Wednesday, September 16, 2015

Librarians launch blog: READING WHILE WHITE

Yesterday (September 15, 2015), a new blog was launched. Titled Reading While White, its contributors are--as the blog title indicates--white. The contributors are librarians who I know personally and professionally.

The most recent issue of Children and Libraries (Summer 2015), has articles by two of the contributors. Kathleen T. Horning's "Milestones for Diversity in Literature and Library Services" is a timeline of significant events in children's literature but it is loaded with information. She noted, for example, that in 1984, Jamake Highwater was exposed as a fraud. She referenced Akwesasne Notes, a source that most people in children's literature weren't reading at the time. It points to the depth of her commitment to diversity. She's at the Cooperative Children's Book Center at the University of Wisconsin, Madison.

Allie Jane Bruce's article is "On Being White: A Raw, Honest Conversation." In it, she shares a personal story about how, over time, she became fully aware of her identity and a societal reluctance to talk about whiteness. Avoiding that discussion, she writes, lets racism be "other people's problem." She wrote Why a White Blog?, which is the first post at Reading While White. It is provocative and engaging, too. Yesterday as I read through Twitter, I saw that many people excerpted parts of her post as they shared news about the blog. She's at Bank Street College in New York City where she's done some outstanding work with children, teaching them to read critically. See her recent post, Rewriting History: American Indians, Europeans, and an Oak Tree.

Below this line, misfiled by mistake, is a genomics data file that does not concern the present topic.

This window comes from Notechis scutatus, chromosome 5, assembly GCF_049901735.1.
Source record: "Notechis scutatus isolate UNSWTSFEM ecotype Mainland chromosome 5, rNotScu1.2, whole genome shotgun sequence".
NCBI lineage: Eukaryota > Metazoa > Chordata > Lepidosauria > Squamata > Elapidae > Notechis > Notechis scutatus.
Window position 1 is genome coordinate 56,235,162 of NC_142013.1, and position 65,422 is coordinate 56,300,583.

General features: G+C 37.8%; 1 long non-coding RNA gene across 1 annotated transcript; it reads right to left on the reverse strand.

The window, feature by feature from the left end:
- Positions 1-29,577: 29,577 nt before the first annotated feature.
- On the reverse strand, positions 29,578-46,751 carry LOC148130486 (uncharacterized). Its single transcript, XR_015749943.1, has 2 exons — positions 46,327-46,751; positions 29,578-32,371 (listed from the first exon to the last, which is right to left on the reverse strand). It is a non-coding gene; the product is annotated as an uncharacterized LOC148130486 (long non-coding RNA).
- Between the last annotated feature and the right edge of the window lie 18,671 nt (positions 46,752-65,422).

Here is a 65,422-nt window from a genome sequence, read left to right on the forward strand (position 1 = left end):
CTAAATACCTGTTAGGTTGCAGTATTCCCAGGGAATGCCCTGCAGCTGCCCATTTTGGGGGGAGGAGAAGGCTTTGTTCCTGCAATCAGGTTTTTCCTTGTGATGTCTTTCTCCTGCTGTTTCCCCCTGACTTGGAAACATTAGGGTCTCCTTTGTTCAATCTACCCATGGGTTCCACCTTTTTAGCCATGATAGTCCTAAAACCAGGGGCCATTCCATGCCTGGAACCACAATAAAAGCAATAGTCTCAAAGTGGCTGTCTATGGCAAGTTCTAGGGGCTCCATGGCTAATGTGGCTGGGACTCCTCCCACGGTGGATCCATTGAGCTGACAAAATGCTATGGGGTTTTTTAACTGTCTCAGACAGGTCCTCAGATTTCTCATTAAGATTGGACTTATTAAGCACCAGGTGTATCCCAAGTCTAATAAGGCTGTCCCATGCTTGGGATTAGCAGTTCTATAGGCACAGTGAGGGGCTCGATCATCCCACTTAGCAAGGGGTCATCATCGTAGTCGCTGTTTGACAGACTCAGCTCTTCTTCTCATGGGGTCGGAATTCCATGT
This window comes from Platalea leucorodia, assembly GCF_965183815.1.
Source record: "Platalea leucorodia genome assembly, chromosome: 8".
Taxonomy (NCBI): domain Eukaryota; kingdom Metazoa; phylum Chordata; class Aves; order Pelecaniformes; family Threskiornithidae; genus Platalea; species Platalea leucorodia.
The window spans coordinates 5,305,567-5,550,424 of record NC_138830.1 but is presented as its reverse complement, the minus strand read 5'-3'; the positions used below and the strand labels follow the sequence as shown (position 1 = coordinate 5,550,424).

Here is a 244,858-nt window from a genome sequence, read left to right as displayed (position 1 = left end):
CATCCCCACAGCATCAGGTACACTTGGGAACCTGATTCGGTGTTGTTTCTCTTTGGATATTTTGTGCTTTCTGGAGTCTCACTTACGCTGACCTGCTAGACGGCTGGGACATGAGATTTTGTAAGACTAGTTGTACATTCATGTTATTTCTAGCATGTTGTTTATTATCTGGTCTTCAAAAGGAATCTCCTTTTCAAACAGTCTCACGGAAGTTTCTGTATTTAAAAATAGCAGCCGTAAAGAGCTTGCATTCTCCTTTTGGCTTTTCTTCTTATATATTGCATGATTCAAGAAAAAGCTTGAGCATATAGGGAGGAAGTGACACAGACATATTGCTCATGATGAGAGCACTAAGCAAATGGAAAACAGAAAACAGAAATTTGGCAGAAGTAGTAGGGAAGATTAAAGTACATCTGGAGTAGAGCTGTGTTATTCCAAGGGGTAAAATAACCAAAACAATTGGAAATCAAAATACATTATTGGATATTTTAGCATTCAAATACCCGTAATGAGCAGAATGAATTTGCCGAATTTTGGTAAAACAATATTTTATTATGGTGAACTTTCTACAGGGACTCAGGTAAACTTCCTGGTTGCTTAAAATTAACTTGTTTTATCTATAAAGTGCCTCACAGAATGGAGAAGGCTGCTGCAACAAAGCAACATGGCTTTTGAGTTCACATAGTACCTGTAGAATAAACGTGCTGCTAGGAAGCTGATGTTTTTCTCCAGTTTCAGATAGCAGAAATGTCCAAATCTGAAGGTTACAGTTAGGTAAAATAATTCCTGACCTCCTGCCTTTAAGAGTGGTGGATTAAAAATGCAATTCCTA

Something both women and I share is a commitment to children. My article in the summer issue of Children and Libraries is the Last Word column. I wrote about my niece's baby, her names (one is her Tewa name, the language we speak at Nambe), and children's books I want her to have.

I look forward to reading Reading While White. Because it is written by librarians, I think librarians will be especially interested in what is shared there.

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